Food Quality Magazine January 2016 - Page 7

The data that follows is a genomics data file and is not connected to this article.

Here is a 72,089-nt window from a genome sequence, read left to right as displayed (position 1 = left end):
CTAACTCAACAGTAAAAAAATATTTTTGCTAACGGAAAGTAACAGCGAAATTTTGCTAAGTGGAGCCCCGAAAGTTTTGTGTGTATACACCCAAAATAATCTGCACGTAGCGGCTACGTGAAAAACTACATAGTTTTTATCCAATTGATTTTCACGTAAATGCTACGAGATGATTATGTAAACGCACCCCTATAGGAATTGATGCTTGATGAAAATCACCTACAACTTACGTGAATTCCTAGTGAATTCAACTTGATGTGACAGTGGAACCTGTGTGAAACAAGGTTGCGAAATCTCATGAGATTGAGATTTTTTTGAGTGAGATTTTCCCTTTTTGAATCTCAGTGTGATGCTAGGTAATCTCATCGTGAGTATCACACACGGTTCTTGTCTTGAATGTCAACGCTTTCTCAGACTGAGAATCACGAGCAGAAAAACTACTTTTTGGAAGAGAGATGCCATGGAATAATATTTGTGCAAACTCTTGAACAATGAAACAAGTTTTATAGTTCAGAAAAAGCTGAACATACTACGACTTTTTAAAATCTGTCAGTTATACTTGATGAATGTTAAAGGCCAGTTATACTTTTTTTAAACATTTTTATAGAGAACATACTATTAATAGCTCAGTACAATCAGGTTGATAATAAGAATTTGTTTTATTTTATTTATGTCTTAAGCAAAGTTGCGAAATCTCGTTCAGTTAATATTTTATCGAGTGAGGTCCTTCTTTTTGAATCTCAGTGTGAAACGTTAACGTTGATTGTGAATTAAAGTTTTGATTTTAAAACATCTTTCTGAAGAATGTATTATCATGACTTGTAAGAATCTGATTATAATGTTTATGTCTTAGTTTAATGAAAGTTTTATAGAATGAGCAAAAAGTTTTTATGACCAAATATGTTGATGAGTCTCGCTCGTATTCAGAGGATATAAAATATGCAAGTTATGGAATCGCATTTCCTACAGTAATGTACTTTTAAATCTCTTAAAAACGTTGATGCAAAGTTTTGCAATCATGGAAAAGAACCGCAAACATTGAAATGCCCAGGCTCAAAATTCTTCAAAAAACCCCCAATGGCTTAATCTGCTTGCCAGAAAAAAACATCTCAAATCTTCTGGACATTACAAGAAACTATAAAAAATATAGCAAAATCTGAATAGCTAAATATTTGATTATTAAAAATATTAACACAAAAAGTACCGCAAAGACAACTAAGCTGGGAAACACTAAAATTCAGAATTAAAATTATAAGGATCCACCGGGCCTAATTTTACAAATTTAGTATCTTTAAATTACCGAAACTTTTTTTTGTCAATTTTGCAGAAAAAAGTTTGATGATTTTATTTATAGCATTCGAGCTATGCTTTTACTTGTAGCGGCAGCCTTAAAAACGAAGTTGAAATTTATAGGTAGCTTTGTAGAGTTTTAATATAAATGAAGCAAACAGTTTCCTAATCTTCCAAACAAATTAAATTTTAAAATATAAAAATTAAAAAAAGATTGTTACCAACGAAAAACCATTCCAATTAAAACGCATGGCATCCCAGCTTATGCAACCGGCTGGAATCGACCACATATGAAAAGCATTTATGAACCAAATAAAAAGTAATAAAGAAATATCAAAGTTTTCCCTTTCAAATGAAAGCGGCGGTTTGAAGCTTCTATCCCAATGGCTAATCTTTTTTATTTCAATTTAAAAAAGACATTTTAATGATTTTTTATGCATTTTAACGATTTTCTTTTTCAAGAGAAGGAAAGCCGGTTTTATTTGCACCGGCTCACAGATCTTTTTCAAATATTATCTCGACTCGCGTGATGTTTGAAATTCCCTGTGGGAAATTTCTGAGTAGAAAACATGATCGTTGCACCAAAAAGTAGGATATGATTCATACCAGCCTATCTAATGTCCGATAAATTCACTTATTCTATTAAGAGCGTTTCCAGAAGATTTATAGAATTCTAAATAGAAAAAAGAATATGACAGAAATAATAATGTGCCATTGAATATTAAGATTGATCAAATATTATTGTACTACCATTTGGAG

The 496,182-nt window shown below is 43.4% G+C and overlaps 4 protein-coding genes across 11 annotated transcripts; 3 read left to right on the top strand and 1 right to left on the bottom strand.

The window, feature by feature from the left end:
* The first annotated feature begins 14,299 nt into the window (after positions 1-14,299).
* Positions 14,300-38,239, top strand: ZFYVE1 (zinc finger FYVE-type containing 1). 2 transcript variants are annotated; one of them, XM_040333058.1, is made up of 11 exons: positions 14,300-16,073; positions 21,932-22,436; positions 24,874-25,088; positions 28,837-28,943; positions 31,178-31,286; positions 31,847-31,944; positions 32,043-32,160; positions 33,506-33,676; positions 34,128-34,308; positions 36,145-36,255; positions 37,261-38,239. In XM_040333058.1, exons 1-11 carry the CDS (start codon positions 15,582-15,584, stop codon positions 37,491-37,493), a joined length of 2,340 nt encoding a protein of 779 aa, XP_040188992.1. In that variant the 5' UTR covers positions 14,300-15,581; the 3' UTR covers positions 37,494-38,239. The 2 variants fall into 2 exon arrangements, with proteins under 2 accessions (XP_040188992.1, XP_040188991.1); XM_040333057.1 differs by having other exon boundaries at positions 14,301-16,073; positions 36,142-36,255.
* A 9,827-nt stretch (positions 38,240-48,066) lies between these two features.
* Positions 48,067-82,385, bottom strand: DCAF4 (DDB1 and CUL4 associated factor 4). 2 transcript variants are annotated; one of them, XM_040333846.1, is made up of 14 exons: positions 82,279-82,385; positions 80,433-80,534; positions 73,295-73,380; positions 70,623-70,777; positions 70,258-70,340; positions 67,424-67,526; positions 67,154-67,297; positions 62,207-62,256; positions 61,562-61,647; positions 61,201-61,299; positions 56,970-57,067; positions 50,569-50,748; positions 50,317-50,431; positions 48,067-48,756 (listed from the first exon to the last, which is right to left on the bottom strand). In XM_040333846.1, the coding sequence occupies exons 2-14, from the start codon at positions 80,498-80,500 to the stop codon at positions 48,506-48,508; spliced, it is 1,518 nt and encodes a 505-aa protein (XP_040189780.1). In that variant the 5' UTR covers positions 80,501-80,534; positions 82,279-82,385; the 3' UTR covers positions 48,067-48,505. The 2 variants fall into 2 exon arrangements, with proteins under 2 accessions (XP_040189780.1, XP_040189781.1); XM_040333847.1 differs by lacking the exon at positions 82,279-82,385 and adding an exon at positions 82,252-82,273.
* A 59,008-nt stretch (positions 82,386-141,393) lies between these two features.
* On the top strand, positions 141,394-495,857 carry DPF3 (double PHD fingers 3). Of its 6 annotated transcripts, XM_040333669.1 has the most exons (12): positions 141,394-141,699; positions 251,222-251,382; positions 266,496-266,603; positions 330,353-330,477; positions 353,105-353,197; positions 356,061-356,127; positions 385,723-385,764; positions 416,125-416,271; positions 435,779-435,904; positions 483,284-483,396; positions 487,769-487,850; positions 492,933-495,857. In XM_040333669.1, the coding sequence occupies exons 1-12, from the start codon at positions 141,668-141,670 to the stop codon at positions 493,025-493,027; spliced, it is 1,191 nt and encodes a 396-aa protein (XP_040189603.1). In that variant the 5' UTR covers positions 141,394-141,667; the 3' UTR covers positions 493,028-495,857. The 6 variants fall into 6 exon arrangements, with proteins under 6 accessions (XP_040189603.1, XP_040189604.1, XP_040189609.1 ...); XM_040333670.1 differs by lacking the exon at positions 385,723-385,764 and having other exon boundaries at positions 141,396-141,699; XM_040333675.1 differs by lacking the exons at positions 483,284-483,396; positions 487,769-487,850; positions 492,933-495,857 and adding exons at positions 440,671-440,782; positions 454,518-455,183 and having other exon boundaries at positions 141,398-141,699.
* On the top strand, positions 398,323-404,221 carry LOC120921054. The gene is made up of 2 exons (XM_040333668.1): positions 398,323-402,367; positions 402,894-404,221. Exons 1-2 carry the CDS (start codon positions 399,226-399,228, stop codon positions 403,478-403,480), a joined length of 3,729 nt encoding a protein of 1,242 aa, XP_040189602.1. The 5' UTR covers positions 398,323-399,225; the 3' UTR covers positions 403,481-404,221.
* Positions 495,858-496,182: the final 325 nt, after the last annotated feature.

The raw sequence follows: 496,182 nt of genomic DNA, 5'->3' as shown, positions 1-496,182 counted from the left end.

Food Quality Magazine ISSUE 01 | JANUARY 2016 The Incidence of Fraud Cases on Basmati Rice and Cocoa Powder Miroslav Šuška, QUALIFOOD s.r.o. Basmati Rice Basmati is a long grain variety of rice grown in India and Pakistan with a distinct aroma when cooked. Due to its high value in the market, Basmati rice is often subjected to adulteration and replacement. Based on the US Pharmacopeial Convention Food Fraud Database, the most common type of fraud committed for Basmati rice is replacement. Basmati rice is commonly replaced by rice of non-authentic botanical origin comprising almost 90% of fraud cases. Basmati rice fraud was first reported in 2000, however, up until 2014, fake or adulterated packs were reportedly seized. In the US and Canada, around 30% of Basmati rice sold is adulterated. Whereas, in the UK, half of the rice sold in the market as Basmati is actually of a different variety of longgrained rice. Brown Basmati does not have import tax, so some importers would declare other variety as such. Rice blending is actually allowed but non-Basmati content should be no higher than 7%. Based on Food Standards Agency’s methodology, DNA testing serves as the best way to determine fake Basmati rice. DNA techniques to profile rice started in 2009 and now became an essential part in ensuring the purity of Basmati rice. For instance, rice suppliers Amira and Tilda, make is a point to subject their products to DNA testing before releasing it to the market. Testing is actually voluntary, but it helps establish consumer trust for Basmati rice products. Cocoa Powder There were recorded cases of cocoa powder adulteration as early as the 18th century. However, the addition of starches to cocoa powder were mainly due to the undeveloped way of processing chocolate. Starches were added to absorb the excess cocoa butter in the powder. Nowadays, the high cost of raw materials, particularly in making chocolates, prompted the illegal replacement of cocoa powder with cheaper ingredients. According to the FoodFraud.org website, cocoa powder is often substituted with cheaper ingredients such as arrowroot, grain flours, chicory powder, cocoa husks, carob powder, chestnut shell, peanut shell, sesame meal, soybean flour, soybean meal and many other non-authentic material. Several tests led to the detection of food fraud in cocoa powder, namely, single NIR measurement, protein determination, and PCR detection of exogenous vegetative components in cocoa powder. Food fraud poses as a threat to food safety. The food industry must address the growing incidence of adulteration and replacement of food. If this goes on, it will not only be a danger to public safety, it would also be a cause for consumers to lose their trust and confidence to the food manufacturing industry in general. On top of that, food integrity is also compromised because supply chain control shifts to the hands of the criminals and away from the proper food authorities. Source: US Pharmacopeial Convention Food Fraud Database (www.foodfraud. org) Food Standards Agency (www.foodgov.uk). 7